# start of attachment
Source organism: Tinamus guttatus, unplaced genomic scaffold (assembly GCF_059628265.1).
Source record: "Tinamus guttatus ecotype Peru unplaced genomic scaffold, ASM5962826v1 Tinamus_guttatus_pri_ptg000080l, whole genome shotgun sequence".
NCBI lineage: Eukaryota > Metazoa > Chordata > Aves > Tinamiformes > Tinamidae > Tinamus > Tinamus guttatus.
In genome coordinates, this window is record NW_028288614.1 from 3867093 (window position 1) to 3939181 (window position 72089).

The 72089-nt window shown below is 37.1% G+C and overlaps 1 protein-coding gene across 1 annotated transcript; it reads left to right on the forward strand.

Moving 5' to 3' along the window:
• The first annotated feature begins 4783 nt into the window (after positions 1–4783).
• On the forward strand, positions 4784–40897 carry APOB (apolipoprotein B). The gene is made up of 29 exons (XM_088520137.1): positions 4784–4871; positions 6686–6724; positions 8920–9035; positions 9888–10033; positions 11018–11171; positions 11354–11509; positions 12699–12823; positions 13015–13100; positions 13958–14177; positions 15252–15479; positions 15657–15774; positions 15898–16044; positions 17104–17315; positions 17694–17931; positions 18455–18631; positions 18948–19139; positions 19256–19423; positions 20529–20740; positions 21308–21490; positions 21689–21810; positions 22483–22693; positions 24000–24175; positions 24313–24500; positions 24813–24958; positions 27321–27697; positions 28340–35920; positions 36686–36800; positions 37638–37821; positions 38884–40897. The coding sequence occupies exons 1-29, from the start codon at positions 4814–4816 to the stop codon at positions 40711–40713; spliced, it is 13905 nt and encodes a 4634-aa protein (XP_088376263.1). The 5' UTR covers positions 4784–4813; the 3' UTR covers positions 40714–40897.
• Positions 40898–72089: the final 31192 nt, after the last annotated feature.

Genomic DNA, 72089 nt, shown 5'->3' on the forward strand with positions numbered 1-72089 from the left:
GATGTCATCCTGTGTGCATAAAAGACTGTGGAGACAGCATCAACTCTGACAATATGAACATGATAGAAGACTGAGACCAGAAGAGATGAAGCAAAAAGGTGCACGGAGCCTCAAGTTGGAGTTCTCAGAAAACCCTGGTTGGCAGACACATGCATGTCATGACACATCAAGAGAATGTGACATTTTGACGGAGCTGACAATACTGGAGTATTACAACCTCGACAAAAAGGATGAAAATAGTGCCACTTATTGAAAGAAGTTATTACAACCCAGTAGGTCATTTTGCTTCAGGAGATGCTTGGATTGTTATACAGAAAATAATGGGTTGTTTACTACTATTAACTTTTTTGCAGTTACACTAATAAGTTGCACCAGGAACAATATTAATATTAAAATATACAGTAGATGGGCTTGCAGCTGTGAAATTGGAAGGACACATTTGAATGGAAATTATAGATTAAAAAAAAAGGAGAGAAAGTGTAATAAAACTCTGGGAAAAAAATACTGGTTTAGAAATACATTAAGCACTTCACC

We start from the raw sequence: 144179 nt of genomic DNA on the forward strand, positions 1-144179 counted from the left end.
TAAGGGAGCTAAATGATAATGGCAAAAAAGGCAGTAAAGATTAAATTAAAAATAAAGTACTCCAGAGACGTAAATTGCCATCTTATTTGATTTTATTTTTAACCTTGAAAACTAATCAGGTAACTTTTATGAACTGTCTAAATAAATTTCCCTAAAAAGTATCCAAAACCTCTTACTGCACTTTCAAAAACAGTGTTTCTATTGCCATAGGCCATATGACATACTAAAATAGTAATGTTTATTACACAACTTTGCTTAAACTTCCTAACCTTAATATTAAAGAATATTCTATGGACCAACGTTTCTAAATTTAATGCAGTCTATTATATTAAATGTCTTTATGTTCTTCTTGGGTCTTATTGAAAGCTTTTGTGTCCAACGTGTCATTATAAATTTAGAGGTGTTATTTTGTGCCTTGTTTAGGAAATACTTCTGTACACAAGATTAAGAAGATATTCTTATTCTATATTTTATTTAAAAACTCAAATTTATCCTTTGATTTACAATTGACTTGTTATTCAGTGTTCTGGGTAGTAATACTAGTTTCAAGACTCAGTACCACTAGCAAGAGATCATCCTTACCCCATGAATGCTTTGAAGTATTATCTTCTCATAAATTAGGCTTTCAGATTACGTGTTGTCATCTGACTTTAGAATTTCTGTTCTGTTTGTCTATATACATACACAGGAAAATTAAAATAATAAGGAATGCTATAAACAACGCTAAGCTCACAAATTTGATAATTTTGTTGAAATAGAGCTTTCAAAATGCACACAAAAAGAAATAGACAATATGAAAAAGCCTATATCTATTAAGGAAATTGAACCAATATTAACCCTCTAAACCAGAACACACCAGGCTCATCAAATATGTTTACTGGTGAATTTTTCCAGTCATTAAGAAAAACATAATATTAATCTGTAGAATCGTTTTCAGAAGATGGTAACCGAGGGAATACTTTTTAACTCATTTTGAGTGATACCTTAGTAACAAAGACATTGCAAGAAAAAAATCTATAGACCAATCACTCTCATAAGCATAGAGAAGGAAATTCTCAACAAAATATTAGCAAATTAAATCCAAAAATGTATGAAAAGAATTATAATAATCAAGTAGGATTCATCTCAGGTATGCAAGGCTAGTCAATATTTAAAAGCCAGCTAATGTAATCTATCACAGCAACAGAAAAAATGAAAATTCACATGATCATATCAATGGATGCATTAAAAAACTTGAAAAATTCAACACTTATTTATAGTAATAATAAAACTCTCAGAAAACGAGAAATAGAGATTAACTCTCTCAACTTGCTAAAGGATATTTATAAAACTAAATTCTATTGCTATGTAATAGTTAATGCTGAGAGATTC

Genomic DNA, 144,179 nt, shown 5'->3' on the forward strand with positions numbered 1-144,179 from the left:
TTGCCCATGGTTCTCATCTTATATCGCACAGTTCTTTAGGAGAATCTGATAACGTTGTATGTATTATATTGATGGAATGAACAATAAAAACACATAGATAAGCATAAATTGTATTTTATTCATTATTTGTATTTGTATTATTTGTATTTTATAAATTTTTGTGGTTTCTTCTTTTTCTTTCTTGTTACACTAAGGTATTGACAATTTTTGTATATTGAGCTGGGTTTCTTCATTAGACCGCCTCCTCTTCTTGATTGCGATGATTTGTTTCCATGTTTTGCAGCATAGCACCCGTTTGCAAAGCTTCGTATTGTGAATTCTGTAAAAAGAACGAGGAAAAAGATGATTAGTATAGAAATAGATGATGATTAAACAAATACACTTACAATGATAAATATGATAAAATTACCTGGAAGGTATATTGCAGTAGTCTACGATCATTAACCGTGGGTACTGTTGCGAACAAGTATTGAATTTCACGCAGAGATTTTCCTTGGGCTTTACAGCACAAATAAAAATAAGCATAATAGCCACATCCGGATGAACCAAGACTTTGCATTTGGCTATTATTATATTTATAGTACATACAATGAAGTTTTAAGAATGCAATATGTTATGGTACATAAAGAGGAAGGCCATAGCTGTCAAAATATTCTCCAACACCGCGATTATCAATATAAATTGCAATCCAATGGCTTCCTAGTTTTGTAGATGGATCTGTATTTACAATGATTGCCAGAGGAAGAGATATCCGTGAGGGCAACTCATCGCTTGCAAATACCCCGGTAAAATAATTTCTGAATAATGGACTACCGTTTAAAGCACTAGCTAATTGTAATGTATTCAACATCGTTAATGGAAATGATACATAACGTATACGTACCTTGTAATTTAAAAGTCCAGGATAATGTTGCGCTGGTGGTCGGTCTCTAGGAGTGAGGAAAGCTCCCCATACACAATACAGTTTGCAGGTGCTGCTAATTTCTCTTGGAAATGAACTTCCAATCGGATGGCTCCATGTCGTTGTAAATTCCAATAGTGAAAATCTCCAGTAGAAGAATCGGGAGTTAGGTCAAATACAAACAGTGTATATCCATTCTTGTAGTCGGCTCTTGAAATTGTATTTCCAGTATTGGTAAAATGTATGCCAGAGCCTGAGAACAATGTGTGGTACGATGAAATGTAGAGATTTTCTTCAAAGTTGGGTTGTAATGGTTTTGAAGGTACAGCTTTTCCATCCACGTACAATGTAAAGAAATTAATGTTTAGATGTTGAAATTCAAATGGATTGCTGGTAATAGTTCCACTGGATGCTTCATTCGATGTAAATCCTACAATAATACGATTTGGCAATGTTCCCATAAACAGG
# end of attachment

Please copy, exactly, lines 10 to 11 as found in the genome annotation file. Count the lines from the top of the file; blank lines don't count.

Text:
Genomic DNA, 72089 nt, shown 5'->3' on the forward strand with positions numbered 1-72089 from the left:
GATGTCATCCTGTGTGCATAAAAGACTGTGGAGACAGCATCAACTCTGACAATATGAACATGATAGAAGACTGAGACCAGAAGAGATGAAGCAAAAAGGTGCACGGAGCCTCAAGTTGGAGTTCTCAGAAAACCCTGGTTGGCAGACACATGCATGTCATGACACATCAAGAGAATGTGACATTTTGACGGAGCTGACAATACTGGAGTATTACAACCTCGACAAAAAGGATGAAAATAGTGCCACTTATTGAAAGAAGTTATTACAACCCAGTAGGTCATTTTGCTTCAGGAGATGCTTGGATTGTTATACAGAAAATAATGGGTTGTTTACTACTATTAACTTTTTTGCAGTTACACTAATAAGTTGCACCAGGAACAATATTAATATTAAAATATACAGTAGATGGGCTTGCAGCTGTGAAATTGGAAGGACACATTTGAATGGAAATTATAGATTAAAAAAAAAGGAGAGAAAGTGTAATAAAACTCTGGGAAAAAAATACTGGTTTAGAAATACATTAAGCACTTCACC